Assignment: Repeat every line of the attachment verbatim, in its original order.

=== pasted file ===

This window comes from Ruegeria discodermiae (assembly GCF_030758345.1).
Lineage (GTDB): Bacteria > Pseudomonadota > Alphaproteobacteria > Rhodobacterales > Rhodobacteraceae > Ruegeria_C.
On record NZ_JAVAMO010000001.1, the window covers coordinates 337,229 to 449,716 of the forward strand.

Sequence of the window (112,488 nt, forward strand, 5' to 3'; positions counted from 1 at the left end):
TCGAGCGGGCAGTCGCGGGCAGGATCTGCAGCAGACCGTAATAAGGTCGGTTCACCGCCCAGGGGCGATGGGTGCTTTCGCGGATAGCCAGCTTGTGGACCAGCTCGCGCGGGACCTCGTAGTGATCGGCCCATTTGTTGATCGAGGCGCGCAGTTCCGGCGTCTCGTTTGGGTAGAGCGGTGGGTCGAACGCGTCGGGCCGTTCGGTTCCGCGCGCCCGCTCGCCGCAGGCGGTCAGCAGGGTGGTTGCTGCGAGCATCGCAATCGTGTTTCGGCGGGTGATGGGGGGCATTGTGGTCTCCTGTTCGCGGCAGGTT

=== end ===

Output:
This window comes from Ruegeria discodermiae (assembly GCF_030758345.1).
Lineage (GTDB): Bacteria > Pseudomonadota > Alphaproteobacteria > Rhodobacterales > Rhodobacteraceae > Ruegeria_C.
On record NZ_JAVAMO010000001.1, the window covers coordinates 337,229 to 449,716 of the forward strand.

Sequence of the window (112,488 nt, forward strand, 5' to 3'; positions counted from 1 at the left end):
TCGAGCGGGCAGTCGCGGGCAGGATCTGCAGCAGACCGTAATAAGGTCGGTTCACCGCCCAGGGGCGATGGGTGCTTTCGCGGATAGCCAGCTTGTGGACCAGCTCGCGCGGGACCTCGTAGTGATCGGCCCATTTGTTGATCGAGGCGCGCAGTTCCGGCGTCTCGTTTGGGTAGAGCGGTGGGTCGAACGCGTCGGGCCGTTCGGTTCCGCGCGCCCGCTCGCCGCAGGCGGTCAGCAGGGTGGTTGCTGCGAGCATCGCAATCGTGTTTCGGCGGGTGATGGGGGGCATTGTGGTCTCCTGTTCGCGGCAGGTT